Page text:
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SpaceX Dragon Resilience astronaut shares mesmerizing video from Timelapse on the Milky Way



“I didn’t think the views could be improved!” The astronaut shares a mesmerizing Timelapse video of the Milky Way from the Crew Dragon Resilience spacecraft

  • Japanese astronaut Soichi Noguchi shot the timelapse video from space
  • He was in the SpaceX Crew Dragon Resilience capsule when he shot the video
  • The video was shared by NASA astronaut Mike Hopkins, who was with Noguchi

A mesmerizing video of the weather, made from the window of the SpaceX Crew Dragon Resilience spacecraft, left NASA astronaut Mike Hopkins “blown away” by his beauty.

The video shows a field of black and blue stars moving through the frame and was shot by Japanese Aerospace Agency (JAXA) astronaut Soichi Noguchi.

“I didn’t think the views could improve, then my teammate [Soichi Noguchi] I took this night excerpt from Resilience and was blown away, ”Hopkins said.

Noguchi and Hopkins are among the ten astronauts currently aboard the International Space Station, orbiting the Earth about 250 miles above Earth.

The two shared a trip to the orbital laboratory with two other NASA astronauts as part of the Crew-1 mission operated by SpaceX in November 2020.

The video shows a field of black and blue stars moving through the frame and was shot by Japanese Aerospace Agency (JAXA) astronaut Soichi Noguchi.

The video shows a field of black and blue stars moving through the frame and was shot by Japanese Aerospace Agency (JAXA) astronaut Soichi Noguchi.

The four astronauts, including Noguchi and Hopkins, had to move their SpaceX Crew Dragon Resilience capsule to make room for incoming SpaceX missions.

The Crew-1 astronauts were the first to be taken to the ISS by a commercial operator and the first from US soil since the last space shuttle flight in 2011.

Noguchi, who made the sensational video of the stars moving outside the Crew Dragon spacecraft, traveled to the ISS three times.

His first was on the space shuttle, which retired in 2011, then he flew to the station with the Soyuz spacecraft operated by Roscosmos, and finally on his last trip became the first Japanese astronaut to fly a commercial spacecraft.

With another SpaceX Dragon crew scheduled to arrive on the ISS on April 22 and cargo flights upcoming over the next few weeks, the team had to vacate the docking port.

The stability was docked with the Harmony module, but had to be “re-parked” on April 5 – the first time for a commercial spacecraft docked with the ISS.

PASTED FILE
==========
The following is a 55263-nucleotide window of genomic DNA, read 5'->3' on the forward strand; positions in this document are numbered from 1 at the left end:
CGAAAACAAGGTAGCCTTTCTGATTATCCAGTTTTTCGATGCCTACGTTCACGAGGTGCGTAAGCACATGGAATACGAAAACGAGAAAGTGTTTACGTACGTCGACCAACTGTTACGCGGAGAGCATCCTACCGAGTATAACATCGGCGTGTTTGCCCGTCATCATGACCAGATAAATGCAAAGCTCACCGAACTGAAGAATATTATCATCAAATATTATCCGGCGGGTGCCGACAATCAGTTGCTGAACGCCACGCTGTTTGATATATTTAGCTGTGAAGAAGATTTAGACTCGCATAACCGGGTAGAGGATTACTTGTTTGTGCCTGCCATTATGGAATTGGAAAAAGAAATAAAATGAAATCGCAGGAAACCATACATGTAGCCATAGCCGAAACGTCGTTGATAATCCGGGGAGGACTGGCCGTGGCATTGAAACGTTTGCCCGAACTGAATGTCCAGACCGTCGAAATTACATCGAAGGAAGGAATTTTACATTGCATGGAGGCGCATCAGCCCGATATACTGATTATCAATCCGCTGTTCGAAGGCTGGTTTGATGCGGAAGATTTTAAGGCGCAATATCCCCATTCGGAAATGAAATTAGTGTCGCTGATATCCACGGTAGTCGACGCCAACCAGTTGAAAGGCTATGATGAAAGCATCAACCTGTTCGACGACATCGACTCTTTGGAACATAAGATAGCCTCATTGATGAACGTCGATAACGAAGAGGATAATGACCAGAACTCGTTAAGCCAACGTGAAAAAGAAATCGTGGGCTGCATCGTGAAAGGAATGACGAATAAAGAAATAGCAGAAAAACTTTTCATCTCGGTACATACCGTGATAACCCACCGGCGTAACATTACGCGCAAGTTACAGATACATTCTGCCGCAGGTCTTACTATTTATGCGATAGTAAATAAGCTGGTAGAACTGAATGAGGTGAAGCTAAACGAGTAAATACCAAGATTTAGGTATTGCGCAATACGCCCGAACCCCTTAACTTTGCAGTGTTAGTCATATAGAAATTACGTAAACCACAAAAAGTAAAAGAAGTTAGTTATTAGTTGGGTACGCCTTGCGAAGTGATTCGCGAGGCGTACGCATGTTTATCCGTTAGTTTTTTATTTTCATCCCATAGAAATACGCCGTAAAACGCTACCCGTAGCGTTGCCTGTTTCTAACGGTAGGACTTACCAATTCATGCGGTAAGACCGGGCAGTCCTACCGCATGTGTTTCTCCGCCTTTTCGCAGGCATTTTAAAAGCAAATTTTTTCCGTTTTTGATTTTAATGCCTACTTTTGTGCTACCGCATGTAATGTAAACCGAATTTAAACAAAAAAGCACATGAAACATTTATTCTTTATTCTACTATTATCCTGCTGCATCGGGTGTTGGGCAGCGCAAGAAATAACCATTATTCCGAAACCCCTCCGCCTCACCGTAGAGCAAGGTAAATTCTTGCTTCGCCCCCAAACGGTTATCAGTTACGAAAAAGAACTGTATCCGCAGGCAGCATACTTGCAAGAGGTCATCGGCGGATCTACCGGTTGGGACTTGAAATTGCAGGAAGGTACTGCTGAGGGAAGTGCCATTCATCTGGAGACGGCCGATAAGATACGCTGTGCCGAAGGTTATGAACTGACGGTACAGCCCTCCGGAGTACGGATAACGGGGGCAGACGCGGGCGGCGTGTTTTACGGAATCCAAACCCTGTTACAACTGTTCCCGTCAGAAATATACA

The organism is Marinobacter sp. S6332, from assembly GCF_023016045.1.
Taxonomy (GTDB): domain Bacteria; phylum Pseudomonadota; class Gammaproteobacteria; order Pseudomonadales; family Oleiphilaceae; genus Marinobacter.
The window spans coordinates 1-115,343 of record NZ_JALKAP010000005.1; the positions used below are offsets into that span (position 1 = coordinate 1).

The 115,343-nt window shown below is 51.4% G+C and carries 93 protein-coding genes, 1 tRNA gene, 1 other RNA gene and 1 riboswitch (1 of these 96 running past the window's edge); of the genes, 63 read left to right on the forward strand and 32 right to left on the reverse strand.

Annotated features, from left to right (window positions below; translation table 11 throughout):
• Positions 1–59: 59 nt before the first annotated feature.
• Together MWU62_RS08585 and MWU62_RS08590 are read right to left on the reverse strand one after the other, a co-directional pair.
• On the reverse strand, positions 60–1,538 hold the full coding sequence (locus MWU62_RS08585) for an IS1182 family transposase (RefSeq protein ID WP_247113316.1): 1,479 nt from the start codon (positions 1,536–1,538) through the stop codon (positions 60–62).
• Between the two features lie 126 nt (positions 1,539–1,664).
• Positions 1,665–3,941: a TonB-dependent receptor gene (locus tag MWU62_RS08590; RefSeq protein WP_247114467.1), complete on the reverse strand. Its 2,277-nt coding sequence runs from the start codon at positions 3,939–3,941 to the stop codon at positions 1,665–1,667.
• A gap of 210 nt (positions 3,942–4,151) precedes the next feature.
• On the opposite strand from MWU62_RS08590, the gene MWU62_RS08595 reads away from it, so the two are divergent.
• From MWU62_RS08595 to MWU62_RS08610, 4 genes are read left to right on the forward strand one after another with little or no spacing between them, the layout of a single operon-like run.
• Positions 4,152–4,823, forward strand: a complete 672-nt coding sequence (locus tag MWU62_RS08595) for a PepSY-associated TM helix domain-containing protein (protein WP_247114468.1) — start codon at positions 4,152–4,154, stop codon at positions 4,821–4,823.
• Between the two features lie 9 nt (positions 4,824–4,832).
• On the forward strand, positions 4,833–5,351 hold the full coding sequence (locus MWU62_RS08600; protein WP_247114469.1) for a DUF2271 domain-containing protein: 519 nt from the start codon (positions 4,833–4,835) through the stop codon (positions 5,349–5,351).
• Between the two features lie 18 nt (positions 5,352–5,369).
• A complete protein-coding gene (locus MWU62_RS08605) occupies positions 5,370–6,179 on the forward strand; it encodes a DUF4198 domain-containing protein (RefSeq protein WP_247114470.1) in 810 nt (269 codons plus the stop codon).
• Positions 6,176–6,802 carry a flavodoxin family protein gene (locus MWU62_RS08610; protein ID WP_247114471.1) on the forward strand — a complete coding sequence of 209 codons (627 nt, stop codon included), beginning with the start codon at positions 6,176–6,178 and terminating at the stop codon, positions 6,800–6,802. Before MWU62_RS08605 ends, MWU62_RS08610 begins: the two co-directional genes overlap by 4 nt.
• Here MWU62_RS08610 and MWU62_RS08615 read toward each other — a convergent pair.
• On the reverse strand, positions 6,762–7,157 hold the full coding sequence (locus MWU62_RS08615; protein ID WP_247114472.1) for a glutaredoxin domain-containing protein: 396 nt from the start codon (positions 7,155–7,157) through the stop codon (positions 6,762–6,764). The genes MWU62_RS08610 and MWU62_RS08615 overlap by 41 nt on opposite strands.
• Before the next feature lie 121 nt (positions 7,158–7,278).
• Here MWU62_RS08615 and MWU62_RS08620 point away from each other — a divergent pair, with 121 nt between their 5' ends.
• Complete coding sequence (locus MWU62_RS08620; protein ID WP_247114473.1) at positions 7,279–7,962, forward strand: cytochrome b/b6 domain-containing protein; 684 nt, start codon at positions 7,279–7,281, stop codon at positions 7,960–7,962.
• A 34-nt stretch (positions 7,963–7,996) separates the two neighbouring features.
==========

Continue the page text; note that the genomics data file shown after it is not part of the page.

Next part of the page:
Hopkins, Victor Glover, and NASA’s Shannon Walker and Noguchi wore their flight suits to move the capsule in a process that took about 45 minutes.

The reason they had to be on the Crew Dragon was to ensure that if it failed to transfer, there would be no more people on the ISS than places on the ships to escape if there was a problem in the orbital laboratory.

Noguchi and Hopkins are among the ten astronauts currently aboard the International Space Station, about 250 miles above Earth.

Noguchi and Hopkins are among the ten astronauts currently aboard the International Space Station, about 250 miles above Earth.

The second spacecraft, the SpaceX Crew Dragon, will take NASA astronauts Shane Kimbro as a spaceship commander and Megan MacArthur as a pilot.

They will be joined by European Space Agency (ESA) astronaut Thomas Peske and Akihiko Hoshide of the Japan Aerospace Exploration Agency (JAXA) on April 22nd.

One week later, on April 28, the Crew-1 mission will end when Hopkins, Walker, Victor Glover and Soichi Noguchi splash around Florida.

The two shared a trip to the orbital laboratory with two other NASA astronauts as part of the Crew-1 mission operated by SpaceX in November 2020.

The two shared a trip to the orbital laboratory with two other NASA astronauts as part of the Crew-1 mission operated by SpaceX in November 2020.

Dragon Crew’s returning resilience will be repaired for the Inspiration4 Mission, which will take four private ISS citizens no earlier than mid-September.

During the last launch of the ISS, a NASA astronaut and two Russian astronauts exploded on a Soyuz rocket and boarded the station.

NASA’s Mark Vande Hay, Soyuz commander Oleg Novitsky and Roscosmos aeronautical engineer Piotr Dubrov made the trip on Monday.

EXPLAINED: THE 100 BILLION INTERNATIONAL SPACE STATION SITS 250 MILLIONS ABOVE THE EARTH

The International Space Station (ISS) is a $ 100 billion (£ 80 billion) science and engineering laboratory orbiting 400 miles above Earth.

Since November 2000, it has been staffed by rotating crews of astronauts and astronauts.

Research conducted aboard the ISS often requires one or more of the unusual conditions in the Earth’s low orbit, such as low gravity or oxygen.

ISS studies have examined human research, space medicine, life sciences, physical sciences, astronomy and meteorology.

The US space agency Nasa spends about $ 3 billion (£ 2.4 billion) a year on the space station program, a level of funding approved by the administration and the Congress of Trump.

A commission of the US House of Representatives, which controls NASA, has begun considering whether to continue the program after 2024.

Alternatively, the money could be used to accelerate planned human space initiatives to the moon and Mars.

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